Dr. Maria Montessori and her son became exceptionally close and he even went on to take over her life's work upon her death.

Can you only imagine if this had not been the case?

She made the decision to have the baby and gave him up for adoption, even though she probably had to totally hide the fact that she was pregnant the entire time she was expecting him.
He had a nice life with a family out in the country and reconnected with her as his mom as he was entering into adulthood.

He successfully carried on her life's work and brought Montessori education and the Montessori Method into the forefront of educational philosophy and practice.

Here is a link about Mario Montessori, written by his daughter and Maria Montessori's granddaughter, Marilena Henny-Montessori.

If you ever hear of a young woman who is trying to decide what to do with an unplanned pregnancy, hope that you will share this ultimate success story of open adoption with her.

Right after the time that we lost our Baby #3, we were driving along and heard an absolutely horrific story of a  young couple who had killed their newly born child.
To hear such a terrible tale at any time is awful, but to hear such a news flash after the loss of your own child just adds another level of pain to your already nearly unspeakable grief.
It sickened me to no end and made me really ask the question:
Why, oh why, did they conceive a baby and their baby lived only to be taken away so incredibly cruelly and yet, our baby died and if ours would have lived, would have had such a wonderful life?

I don't know the answers to this...

Only know with certainty that I can share Maria Montessori's story and hope that if someone out there is really uncertain about having a baby, that there are options.

If you ever hear of a young person who is in this situation, please share this post with them.
Please tell them that they can choose to give their baby a better life.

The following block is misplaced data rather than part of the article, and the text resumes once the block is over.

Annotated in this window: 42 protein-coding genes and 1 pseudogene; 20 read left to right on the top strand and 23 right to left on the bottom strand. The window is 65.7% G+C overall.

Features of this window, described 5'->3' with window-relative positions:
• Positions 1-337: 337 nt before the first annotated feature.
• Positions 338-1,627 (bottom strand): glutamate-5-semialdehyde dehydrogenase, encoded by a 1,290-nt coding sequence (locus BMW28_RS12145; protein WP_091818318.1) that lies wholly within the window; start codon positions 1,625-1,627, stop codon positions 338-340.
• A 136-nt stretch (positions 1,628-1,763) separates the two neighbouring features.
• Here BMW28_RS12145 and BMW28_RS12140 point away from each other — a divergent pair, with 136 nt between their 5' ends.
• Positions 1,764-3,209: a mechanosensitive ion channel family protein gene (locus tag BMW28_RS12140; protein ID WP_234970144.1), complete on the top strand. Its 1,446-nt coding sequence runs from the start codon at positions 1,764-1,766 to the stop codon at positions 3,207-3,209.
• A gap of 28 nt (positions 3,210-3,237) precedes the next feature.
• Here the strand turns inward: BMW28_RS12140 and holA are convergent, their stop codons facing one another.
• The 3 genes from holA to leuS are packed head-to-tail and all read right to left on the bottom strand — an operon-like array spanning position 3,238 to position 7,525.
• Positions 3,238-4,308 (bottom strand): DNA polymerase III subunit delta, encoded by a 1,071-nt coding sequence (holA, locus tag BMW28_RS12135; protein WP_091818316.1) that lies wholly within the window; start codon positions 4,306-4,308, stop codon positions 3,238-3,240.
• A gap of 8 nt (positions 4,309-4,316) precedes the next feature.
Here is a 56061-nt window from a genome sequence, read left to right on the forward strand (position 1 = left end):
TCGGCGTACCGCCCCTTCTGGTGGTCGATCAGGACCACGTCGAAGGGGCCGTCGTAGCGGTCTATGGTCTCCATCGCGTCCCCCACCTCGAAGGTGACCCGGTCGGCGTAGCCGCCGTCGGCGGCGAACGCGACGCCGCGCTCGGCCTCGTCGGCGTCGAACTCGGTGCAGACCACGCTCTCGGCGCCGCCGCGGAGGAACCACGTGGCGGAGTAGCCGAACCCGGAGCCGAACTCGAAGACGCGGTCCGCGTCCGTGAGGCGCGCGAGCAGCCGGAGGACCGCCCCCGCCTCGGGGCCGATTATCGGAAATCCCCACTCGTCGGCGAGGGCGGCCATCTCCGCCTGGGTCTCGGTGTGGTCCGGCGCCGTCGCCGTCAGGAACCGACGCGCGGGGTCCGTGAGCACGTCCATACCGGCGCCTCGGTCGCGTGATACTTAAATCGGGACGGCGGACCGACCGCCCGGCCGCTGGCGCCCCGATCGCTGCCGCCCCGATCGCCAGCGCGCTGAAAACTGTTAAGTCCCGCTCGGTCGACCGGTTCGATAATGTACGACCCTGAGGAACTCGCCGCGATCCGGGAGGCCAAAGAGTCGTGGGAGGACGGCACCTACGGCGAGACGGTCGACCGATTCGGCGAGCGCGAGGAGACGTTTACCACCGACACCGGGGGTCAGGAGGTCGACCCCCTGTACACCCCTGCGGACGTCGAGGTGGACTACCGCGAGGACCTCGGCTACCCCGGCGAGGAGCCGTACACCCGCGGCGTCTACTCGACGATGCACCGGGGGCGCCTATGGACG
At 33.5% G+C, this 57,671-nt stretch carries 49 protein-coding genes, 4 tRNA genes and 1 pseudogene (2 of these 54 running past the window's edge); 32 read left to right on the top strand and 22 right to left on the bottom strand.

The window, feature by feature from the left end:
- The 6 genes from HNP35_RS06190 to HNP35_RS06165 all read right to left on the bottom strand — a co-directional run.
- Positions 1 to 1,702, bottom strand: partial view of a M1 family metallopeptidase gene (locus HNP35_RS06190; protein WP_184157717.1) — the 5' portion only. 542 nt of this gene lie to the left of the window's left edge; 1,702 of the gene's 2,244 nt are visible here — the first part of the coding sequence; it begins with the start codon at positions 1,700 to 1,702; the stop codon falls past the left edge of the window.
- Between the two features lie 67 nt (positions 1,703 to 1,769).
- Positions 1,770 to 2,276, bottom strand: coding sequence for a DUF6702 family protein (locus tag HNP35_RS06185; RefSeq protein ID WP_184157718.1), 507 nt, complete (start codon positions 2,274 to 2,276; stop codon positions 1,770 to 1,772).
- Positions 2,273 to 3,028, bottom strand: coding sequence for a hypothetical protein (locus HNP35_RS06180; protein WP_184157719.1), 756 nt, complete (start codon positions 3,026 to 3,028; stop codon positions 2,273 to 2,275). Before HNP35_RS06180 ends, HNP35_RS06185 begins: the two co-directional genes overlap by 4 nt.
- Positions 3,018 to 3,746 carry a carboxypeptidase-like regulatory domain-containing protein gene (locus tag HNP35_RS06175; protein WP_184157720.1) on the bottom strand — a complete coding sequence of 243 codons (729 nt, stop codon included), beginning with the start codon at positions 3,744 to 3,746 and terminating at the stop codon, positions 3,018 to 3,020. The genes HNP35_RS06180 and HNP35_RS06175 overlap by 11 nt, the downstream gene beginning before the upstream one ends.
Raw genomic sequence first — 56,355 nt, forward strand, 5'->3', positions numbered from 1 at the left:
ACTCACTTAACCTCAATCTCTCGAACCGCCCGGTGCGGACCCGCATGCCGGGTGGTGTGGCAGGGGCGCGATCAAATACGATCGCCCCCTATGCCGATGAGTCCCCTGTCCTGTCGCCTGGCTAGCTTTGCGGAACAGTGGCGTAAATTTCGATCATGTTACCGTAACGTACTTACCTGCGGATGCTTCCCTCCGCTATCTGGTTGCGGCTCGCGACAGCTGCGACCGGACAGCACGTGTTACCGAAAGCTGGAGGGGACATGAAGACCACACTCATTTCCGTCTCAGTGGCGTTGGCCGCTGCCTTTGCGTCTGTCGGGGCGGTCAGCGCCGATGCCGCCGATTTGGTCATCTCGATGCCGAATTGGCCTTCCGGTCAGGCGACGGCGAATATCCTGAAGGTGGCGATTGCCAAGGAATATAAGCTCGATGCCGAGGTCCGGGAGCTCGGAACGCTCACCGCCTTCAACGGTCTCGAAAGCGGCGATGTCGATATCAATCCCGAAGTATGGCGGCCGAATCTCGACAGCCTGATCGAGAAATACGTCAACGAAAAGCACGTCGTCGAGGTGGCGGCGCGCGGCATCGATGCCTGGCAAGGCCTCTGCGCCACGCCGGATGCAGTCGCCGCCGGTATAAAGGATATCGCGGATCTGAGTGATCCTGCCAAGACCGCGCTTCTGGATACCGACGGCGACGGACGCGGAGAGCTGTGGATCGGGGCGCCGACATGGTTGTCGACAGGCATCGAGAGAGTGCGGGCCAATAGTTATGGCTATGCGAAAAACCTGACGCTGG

There are so many childless families out there who would just love to experience being a parent who could give a baby a wonderful home and a loving, happy life.

Please visit Jennifer at Adventures in McQuill Land, as part of her Making Memories Monday.

Please be sure to check out Mommy Moment and their themed Montessori Monday posts.

as well as One Hook Wonder and her Montessori Monday links.


Mommy Moment said...

Thanks for this wonderful post Colleen! It is so hard to hear stories like that! Thanks for sharing your story with us all!

I am glad your Mother's day was great! I can't wait to hear more about it!!!

(((hugs))) Love ya!


Jennifer said...

Thank you for sharing your heart. I, too, am the mother of two wonderful boys... and the mother of two little ones we never were able to meet, to hold, and to love - in person, because we loved them from the moment I was told we were expecting. Every Mothers Day is an odd mixture of joy... and sadness.

The MMM link is now up. We were out of town visiting my Mom this weekend, and didn't get back by 10pm. Please go back and link up when you get a chance!

Becky said...

Thank you for sharing. I heard about Maria Montessori's son but I never thought of how painful it must have been for her...

This post was inspiring and persuasive! I hope many women who needed to hear it, did!